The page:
Filing Creditor's Claims 101: Basic Steps for Collecting Debt Owed by an Estate

Jul 26, 2016

Related Practice: Trust & Estate Litigation

This is the first installment in a two-part series addressing creditor claims against an estate. This segment reviews how to file a creditor’s claim with an estate when the decedent owes a debt. Part 2 will cover the process for filing a lawsuit should the claim be rejected.

Washington creditors seeking to collect a debt from an estate are required to follow certain steps outlined under state law to file a claim to be paid. Whether it is probate or nonprobate estate, the guidelines are very similar, with just a few exceptions.

Probate Estate

Probate estates have a personal representative or administrator who manages the estate’s affairs. When a creditor files a claim for payment, the personal representative must determine whether the claim is valid and the creditor is “reasonably ascertainable.” To do so, the personal representative must exercise “reasonable diligence” by conducting a review of the decedent’s correspondence, including financial records, loan documents, checking accounts, bank statements, tax returns, emails and other electronically accessible accounts.

The personal representative then provides notice to creditors in a variety of ways, including directly requesting the creditor present a claim against the estate, filing notice with the probate court, publish the notice in a legal newspaper, and mail a copy along with the decedent’s social security number to the Washington Department of Social and Health Services.

Contents of Creditor’s Claim and Time Bar

Once the creditor receives the notice to file a claim, the claim must be signed and include:

  • Name and address of claimant.
  • Facts and circumstances regarding basis of claim.
  • Amount of claim.
  • If secured, nature of security and due dates.

The creditor must serve the claim to the personal representative or his or her counsel by regular first-class mail within the applicable timeline. The timeline can span between 30 days and 24 months, depending on how the creditor received notice to file a claim. Download a reference guide for the applicable time bar.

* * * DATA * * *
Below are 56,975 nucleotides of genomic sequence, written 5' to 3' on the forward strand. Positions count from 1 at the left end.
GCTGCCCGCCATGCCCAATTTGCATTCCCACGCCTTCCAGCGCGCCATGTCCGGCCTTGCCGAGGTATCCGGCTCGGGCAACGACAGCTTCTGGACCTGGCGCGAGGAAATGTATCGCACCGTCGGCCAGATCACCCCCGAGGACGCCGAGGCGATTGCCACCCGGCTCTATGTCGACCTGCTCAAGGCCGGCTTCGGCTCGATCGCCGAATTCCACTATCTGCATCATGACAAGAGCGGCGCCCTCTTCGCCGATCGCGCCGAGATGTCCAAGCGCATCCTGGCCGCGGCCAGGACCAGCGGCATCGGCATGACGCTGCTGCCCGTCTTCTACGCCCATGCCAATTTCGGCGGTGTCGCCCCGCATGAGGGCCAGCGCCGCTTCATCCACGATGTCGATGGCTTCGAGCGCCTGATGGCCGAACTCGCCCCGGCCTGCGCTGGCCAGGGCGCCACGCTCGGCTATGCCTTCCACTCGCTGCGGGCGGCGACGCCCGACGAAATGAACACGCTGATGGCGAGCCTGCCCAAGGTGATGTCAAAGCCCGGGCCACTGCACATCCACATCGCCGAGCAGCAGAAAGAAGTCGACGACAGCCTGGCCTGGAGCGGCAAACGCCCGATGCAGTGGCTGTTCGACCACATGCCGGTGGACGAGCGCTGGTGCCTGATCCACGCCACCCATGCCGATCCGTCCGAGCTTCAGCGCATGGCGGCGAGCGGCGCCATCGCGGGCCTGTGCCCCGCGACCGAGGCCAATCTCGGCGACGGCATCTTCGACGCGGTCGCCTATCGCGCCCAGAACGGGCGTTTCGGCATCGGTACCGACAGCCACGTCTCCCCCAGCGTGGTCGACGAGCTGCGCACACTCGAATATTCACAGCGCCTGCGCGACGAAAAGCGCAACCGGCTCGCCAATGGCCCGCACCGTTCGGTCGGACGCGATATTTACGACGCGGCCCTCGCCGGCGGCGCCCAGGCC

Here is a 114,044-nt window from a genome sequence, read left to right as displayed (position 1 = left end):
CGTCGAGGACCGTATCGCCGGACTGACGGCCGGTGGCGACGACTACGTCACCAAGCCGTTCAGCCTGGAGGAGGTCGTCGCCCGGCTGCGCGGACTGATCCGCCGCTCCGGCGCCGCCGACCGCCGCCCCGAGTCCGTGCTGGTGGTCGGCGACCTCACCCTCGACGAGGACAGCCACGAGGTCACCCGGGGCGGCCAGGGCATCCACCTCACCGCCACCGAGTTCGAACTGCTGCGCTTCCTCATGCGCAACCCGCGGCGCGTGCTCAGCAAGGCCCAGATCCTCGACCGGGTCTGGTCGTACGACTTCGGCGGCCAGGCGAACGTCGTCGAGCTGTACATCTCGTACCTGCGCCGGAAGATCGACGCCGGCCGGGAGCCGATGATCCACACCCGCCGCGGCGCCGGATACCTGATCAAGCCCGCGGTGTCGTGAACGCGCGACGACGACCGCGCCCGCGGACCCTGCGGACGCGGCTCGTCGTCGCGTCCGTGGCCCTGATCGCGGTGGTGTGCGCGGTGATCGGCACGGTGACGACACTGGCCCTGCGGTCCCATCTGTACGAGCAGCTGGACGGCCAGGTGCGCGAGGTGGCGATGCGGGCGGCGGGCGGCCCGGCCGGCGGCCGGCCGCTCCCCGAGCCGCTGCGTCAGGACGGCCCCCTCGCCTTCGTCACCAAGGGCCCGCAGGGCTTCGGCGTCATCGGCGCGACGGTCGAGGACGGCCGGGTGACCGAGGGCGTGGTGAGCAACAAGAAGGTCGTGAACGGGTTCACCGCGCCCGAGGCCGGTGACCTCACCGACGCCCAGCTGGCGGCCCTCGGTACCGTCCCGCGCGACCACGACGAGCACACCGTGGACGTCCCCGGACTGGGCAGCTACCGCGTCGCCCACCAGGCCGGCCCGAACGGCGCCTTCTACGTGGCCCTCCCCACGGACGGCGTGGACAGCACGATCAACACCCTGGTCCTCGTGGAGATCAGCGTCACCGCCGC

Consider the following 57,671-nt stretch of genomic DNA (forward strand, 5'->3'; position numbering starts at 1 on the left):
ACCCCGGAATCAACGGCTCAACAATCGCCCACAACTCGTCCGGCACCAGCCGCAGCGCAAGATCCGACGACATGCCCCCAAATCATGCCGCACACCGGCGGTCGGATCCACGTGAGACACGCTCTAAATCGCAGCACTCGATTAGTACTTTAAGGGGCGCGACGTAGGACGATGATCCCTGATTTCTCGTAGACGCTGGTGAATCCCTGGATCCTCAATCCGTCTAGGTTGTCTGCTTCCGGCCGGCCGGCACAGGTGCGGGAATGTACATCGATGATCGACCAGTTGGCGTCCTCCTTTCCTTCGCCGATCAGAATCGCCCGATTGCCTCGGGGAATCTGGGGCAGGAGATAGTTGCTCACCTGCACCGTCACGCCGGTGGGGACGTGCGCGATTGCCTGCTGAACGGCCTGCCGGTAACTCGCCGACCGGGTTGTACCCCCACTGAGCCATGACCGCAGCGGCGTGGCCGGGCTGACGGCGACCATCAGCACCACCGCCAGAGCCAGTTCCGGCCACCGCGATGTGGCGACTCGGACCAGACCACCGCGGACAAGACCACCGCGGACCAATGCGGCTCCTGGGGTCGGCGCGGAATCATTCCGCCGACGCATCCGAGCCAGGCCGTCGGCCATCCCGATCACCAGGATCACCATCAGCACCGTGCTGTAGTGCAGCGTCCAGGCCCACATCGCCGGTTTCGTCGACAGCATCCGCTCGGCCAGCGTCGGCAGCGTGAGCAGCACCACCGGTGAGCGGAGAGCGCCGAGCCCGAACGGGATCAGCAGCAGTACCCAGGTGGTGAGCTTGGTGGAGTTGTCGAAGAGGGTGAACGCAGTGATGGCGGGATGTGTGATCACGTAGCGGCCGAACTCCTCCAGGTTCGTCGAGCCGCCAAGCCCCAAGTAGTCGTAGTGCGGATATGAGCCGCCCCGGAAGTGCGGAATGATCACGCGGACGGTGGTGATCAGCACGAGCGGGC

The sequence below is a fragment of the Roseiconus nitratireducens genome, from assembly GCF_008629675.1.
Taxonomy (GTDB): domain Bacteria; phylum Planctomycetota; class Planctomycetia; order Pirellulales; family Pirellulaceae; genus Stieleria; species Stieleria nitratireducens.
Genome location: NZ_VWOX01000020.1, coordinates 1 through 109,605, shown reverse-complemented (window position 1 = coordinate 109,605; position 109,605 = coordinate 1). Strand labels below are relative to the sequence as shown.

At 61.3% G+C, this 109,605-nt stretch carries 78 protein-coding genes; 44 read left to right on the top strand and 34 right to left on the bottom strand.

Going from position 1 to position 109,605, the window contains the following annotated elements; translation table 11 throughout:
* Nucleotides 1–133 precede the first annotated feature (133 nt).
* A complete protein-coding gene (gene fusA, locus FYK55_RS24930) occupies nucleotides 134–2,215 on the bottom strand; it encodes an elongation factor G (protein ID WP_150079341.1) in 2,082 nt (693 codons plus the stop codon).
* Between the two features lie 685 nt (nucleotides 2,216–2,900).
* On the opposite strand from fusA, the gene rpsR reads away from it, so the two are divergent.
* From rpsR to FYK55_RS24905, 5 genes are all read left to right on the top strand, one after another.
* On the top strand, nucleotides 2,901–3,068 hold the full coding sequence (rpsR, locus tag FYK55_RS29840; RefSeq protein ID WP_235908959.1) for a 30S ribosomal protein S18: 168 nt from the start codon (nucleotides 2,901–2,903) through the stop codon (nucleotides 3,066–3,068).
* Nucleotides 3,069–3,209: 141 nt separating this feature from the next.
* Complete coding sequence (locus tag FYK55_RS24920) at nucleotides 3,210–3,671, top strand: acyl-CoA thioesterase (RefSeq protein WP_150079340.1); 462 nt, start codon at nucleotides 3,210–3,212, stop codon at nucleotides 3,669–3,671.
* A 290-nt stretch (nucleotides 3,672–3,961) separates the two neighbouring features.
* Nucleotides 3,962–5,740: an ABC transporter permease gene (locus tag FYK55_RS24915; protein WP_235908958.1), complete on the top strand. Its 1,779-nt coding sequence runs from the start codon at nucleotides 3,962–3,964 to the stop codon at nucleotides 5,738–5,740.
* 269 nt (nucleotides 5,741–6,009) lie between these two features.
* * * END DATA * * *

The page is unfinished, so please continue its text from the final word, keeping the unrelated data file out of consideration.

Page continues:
The creditor must also file the original signed creditor’s claim with the probate court. The claim is deemed presented once filed with the court and served on the personal representative, whichever is later.

Once the claim has been served, the personal representative can allow or reject all claims in whole or in part. If the personal representative has not allowed or rejected a claim within four months of the first publication of the notice to creditors or 30 days from the filing of the claim, the creditor can serve written notice to the personal representative that it will petition the court to have the claim allowed. If the personal representative does not respond within 20 days after that notice, the creditor can petition the court for a hearing to determine whether its claim should be allowed.

Claims for $1,000 or less are automatically allowed unless the personal representative rejects the claim. For claims higher than $1,000 that are allowed, the personal representative must notify the creditor by personal service or regular first-class mail.

Nonprobate Estates

The procedure for filing and handing creditor’s claims in nonprobate estates is identical to that of probate estates, but with the following exceptions:

  • A qualified “notice agent” provides notice to creditors.
  • A “notice agent” may give nonprobate notice to creditors when there is no knowledge of a personal representative or other notice agent in the state, and no knowledge of any case number issued for the estate.
  • Property liable for creditor claims includes the decedent’s probate and nonprobate assets that were subject to the satisfaction of the decedent’s liabilities immediately before death.
  • A notice agent may pay a creditor’s claim from assets received as a result of the decedent’s death, except as provided in a Trust and Estate Dispute Resolution Act (TEDRA) agreement or pursuant to court order.
  • A notice agent may allow or reject claims, but must pay allowed claims in this order:
    • Cost of administering assets.
    • Funeral expenses.
    • Expenses of last sickness.
    • Wages due for labor within 60 days of death.
    • Debts with preference established by law.
    • Taxes, debts or other fees owed to the state.
    • Judgments that are liens on real property.
    • All other demands.

    Sometimes the creditor’s claim will be rejected. When that happens, the personal representative will notify the creditor of the rejection and file an affidavit with the court. Occasionally the personal representative will settle the claim if it is determined to be in the best interests of the estate. However, if that does not happen, the creditor has 30 days to file suit on the rejected claim. In our next installment in this series, we’ll review the process for filing suit when a creditor’s claim is rejected.